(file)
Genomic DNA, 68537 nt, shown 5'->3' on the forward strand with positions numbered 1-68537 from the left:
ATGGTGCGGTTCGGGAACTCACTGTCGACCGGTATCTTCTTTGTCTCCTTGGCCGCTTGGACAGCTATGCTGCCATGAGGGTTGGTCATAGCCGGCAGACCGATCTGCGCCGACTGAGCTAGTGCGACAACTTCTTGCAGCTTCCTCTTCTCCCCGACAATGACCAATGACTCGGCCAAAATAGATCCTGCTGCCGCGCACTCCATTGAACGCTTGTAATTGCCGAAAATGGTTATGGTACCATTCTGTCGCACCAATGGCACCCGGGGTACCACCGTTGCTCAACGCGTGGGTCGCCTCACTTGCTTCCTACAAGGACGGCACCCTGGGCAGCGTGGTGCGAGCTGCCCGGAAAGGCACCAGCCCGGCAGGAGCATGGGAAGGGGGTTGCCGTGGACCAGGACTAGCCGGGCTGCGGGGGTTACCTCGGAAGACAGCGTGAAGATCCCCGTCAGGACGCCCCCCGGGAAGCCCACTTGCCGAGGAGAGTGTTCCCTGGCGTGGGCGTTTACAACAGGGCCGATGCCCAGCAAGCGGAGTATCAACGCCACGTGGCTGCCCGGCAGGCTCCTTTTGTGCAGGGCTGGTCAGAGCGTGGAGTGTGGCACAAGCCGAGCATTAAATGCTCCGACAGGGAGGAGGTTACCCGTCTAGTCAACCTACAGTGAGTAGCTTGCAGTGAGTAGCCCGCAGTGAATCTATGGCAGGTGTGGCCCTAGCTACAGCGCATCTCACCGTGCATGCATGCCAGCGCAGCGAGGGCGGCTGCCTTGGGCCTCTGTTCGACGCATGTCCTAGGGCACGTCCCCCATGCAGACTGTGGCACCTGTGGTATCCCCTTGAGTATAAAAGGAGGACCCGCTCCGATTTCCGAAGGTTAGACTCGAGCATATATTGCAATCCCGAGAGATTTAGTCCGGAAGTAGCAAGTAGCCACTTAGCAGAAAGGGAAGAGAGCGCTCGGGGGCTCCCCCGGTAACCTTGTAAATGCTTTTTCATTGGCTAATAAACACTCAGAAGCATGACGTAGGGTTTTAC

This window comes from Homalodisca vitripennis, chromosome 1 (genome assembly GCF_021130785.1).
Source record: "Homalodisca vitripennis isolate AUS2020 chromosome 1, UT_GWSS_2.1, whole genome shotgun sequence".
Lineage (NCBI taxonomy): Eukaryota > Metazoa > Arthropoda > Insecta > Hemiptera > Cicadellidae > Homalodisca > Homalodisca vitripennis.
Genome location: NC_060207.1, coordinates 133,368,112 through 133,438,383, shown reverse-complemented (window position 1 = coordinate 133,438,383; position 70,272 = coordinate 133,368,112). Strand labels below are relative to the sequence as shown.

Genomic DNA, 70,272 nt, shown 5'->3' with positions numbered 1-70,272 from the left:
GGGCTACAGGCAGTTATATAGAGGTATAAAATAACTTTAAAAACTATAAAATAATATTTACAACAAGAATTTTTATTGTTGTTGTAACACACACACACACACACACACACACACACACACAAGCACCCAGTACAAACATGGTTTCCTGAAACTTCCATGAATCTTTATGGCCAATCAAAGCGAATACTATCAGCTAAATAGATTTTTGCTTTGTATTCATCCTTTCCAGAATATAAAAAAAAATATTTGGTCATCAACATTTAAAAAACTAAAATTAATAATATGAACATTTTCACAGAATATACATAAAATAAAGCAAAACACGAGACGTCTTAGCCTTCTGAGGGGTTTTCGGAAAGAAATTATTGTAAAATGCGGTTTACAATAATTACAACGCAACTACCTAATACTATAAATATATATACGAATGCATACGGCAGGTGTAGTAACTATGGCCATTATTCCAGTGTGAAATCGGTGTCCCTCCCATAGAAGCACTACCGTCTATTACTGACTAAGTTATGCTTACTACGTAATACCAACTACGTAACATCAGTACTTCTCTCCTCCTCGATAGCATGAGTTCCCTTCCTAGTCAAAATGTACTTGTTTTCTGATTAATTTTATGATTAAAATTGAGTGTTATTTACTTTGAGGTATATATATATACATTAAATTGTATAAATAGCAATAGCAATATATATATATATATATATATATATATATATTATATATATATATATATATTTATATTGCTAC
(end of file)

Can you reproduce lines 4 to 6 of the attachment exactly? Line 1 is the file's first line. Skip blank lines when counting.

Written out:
Source record: "Homalodisca vitripennis isolate AUS2020 chromosome 1, UT_GWSS_2.1, whole genome shotgun sequence".
Lineage (NCBI taxonomy): Eukaryota > Metazoa > Arthropoda > Insecta > Hemiptera > Cicadellidae > Homalodisca > Homalodisca vitripennis.
Genome location: NC_060207.1, coordinates 133,368,112 through 133,438,383, shown reverse-complemented (window position 1 = coordinate 133,438,383; position 70,272 = coordinate 133,368,112). Strand labels below are relative to the sequence as shown.